ONE on ONE on ONE
Closing December 5
by Claire Ruud
ONE on ONE on ONE, now on Art Palace’s walls, is a fitting swan-song for Art Palace because it is a return to the gallery’s scrappy roots. Arturo Palacios, the gallery's founder and director, gave each of nine artists one week and one wall to present new work or re-contextualize old. Only three of the chosen artists, Sterling Allen, Nathan Green and Jules Buck Jones, hail from his tried-and-true set. As far as I know, among the rest only one, the photographer Barry Stone, is represented by a commercial gallery. ONE on ONE seems to be a dry run for a few candidates as Palacios thinks about replenishing his stable on the eve of his move to Houston.
Fresh standouts include Sonya Berg and Carlos Rosales-Silva. Berg’s small studies of empty, abandoned pools feel melancholy, the stuff of lonely, eerie dreams. Her one large-scale oil, graphite and charcoal drawing of the same subject feels unfinished in places. She’s honing in on expressive subject matter that feels more relevant than her earlier waterfalls and generic bodies of water. Once she figures out how to translate the energy of her smaller studies onto the larger canvases, I’ll be eager to take another look.
Meanwhile, Rosales-Silva shows the best work I’ve ever seen by the artist. As a rogue student might carve dirty words into his desktop, Rosales-Silva has etched the sentence, “IT’S ONLY CALLED A MASSACRE BECAUSE YOU FUCKIN LOST, BABY.” He’s also removed one of the table’s legs, and upon desktop he’s placed a crumpled tin model of the Alamo chapel. With this piece, and with the diptych on the wall behind it, Rosales-Silva attains a balance between the visual simplicity of earlier two-dimensional works—statements from Hollywood films embossed in gold on paper—and the evocative materiality earlier sculptural installations—a hatchet stuck into a tree stump covered and surrounded by a neon sand mandala, for example.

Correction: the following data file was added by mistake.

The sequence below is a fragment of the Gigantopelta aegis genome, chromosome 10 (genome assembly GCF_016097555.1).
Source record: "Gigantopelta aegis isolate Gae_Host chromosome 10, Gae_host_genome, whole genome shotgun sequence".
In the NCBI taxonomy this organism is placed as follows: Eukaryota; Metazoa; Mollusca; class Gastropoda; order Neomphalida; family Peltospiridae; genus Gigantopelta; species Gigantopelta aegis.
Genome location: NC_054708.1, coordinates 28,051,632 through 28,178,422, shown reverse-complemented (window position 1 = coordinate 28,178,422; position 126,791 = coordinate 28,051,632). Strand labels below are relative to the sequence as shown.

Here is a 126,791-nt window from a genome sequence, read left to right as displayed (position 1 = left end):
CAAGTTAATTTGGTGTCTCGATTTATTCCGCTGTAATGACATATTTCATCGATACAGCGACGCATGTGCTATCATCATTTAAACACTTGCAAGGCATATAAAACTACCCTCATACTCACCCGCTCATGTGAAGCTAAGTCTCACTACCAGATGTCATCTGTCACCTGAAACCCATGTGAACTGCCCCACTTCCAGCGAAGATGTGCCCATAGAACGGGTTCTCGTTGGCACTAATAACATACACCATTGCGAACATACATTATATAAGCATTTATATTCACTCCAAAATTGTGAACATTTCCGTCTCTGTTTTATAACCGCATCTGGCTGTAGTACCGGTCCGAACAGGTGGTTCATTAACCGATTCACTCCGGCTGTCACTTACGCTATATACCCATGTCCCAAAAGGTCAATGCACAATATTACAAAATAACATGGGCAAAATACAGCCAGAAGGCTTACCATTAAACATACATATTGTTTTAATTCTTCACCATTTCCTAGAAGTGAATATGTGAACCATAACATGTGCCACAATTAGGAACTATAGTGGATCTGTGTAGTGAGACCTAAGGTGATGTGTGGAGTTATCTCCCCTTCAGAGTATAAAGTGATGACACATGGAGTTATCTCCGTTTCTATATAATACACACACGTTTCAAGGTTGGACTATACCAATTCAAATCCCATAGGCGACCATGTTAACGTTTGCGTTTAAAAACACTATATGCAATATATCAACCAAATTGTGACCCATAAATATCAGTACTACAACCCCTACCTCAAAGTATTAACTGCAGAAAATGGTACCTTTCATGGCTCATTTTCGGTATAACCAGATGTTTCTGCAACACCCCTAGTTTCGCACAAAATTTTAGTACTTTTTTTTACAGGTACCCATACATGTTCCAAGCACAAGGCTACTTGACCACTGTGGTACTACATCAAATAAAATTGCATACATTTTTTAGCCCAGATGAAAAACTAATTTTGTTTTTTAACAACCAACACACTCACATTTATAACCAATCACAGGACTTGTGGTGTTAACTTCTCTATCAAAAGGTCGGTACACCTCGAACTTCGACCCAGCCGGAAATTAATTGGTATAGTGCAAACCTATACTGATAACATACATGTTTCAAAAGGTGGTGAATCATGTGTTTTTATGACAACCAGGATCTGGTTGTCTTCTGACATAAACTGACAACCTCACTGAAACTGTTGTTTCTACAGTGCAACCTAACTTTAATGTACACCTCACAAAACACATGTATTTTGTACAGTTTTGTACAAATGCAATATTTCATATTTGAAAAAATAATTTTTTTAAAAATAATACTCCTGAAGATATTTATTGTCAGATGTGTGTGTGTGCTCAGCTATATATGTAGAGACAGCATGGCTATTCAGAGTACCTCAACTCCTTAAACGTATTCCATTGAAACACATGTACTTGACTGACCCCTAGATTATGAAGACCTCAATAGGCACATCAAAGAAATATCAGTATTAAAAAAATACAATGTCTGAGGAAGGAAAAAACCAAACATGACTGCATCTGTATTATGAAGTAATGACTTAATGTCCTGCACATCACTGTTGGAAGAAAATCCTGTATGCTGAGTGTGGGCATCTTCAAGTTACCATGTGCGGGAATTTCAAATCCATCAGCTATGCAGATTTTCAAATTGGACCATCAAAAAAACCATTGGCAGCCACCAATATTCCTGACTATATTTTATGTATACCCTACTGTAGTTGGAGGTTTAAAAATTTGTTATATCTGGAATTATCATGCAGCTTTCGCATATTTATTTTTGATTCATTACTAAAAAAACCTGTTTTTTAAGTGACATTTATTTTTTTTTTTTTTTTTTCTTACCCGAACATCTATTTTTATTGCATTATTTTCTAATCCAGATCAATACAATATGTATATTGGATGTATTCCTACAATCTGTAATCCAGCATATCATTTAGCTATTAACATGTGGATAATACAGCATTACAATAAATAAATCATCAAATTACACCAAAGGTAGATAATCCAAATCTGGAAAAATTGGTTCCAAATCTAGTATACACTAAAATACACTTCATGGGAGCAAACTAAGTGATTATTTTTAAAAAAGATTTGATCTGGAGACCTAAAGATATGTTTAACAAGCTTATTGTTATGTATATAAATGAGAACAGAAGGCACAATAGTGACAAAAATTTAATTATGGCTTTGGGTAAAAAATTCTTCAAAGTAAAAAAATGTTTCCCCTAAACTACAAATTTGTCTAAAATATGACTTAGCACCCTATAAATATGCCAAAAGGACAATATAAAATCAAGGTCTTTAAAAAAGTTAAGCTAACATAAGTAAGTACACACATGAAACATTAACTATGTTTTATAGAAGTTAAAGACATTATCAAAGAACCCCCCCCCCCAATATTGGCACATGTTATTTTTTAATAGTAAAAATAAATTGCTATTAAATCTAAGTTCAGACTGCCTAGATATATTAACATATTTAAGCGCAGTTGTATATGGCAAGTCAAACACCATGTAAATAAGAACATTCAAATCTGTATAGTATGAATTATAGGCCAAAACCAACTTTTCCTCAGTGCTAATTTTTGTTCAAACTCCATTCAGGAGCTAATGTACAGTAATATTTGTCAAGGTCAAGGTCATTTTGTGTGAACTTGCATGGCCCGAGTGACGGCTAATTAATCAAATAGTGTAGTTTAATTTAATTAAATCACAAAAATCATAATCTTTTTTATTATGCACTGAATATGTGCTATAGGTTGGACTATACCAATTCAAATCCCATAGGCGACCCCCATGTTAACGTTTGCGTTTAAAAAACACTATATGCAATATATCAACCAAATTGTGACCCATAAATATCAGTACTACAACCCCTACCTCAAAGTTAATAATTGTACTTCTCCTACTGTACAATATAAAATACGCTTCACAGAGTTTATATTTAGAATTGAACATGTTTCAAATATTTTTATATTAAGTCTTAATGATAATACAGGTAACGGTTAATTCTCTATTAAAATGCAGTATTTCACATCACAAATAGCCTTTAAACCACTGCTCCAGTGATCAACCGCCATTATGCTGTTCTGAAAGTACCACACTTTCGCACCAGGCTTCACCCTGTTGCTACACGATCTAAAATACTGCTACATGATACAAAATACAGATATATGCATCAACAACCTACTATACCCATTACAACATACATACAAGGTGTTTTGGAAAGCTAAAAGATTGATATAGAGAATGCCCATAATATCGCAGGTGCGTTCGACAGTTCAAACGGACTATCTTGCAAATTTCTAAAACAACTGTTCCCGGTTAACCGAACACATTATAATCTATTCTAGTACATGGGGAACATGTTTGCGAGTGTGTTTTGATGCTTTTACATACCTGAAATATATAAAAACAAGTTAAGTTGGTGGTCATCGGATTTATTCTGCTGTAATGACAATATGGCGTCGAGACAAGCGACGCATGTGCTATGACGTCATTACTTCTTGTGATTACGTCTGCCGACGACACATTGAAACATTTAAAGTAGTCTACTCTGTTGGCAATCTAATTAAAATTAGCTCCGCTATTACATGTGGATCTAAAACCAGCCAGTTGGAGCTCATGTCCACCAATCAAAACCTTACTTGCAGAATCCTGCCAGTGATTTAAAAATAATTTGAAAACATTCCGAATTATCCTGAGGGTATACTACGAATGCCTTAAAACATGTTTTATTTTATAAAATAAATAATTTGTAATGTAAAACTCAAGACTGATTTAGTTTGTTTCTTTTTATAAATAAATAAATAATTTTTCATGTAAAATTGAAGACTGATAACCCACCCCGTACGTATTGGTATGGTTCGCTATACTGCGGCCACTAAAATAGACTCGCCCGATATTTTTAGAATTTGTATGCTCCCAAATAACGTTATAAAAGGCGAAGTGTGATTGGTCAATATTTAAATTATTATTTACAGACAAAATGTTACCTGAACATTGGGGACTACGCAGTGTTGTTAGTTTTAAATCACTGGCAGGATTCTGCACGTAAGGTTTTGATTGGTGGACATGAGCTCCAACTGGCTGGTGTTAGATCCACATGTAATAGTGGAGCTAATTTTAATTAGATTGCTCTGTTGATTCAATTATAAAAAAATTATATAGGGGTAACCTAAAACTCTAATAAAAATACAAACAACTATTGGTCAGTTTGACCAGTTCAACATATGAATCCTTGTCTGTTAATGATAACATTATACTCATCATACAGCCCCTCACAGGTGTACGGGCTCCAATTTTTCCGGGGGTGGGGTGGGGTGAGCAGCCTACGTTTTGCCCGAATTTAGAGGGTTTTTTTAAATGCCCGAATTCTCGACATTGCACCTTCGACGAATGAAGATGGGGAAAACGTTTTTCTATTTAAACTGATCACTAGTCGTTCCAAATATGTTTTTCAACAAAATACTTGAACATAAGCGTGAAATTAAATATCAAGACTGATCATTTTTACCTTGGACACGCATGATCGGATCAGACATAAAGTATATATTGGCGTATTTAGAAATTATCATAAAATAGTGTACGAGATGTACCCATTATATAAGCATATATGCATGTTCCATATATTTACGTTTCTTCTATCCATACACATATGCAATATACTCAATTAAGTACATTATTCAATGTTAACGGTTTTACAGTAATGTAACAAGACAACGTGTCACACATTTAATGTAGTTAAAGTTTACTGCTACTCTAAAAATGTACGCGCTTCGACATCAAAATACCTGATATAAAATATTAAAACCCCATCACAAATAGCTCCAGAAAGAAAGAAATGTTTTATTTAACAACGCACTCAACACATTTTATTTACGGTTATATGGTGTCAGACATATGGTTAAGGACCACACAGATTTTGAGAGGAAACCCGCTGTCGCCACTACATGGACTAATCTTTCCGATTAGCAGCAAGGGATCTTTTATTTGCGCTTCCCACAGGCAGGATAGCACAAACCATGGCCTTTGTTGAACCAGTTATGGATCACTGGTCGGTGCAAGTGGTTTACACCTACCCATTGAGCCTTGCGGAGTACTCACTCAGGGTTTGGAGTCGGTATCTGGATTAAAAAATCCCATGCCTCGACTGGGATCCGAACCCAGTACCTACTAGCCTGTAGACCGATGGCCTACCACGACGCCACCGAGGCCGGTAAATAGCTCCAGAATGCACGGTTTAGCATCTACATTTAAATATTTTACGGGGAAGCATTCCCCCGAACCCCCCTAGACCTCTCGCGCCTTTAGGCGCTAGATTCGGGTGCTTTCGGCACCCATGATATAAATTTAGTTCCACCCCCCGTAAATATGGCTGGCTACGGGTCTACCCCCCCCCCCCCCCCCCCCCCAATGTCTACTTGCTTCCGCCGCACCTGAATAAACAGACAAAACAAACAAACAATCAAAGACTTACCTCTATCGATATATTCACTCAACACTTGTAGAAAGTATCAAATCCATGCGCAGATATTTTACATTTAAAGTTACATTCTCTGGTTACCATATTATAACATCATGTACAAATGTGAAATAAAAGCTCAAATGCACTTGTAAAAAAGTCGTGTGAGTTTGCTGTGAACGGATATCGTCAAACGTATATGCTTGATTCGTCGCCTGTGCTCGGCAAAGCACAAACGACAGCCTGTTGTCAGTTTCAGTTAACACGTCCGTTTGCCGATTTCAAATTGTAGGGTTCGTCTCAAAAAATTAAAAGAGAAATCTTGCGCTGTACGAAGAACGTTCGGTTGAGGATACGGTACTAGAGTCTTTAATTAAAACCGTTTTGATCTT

Both Berg and Rosales-Silva are young artists still in the thick of mastering their media and figuring out what they want to say. In ONE on ONE, they rose to the challenge Palacios put before them, building my anticipation to see where they go next. I look forward to seeing their work again a year from now, perhaps at 3913 Main Street in Houston, where Palacios will be setting up shop.
In the back room, some of Art Palace’s inventory hangs salon-style. While the hang may simply be a smart business decision—an attempt to move some old inventory and make room for new—in the context of Palacios’s impending departure, it was also something more. The walls of the back room serve as a scrapbook that reminds me of all the shows I’ve seen in this space and how much Palacios has done for Austin artists, collectors and even young critics like me.
Palacios was upbeat when I visited the gallery this week. During its five years in Austin, his gallery has supported a number of emerging artists through the critical early years of their careers; it’s largely due to the gallery’s presence here that talents like Sterling Allen, Nathan Green, Jonathan Marshall, Erick Michaud and Eric Zimmerman didn’t have to skip town in search of greener pastures after graduate school. Now, works by these artists deserve higher price tags than Austin’s market can currently bear, and Houston’s more robust art scene beckons.
Claire Ruud is Associate Director of ...might be good.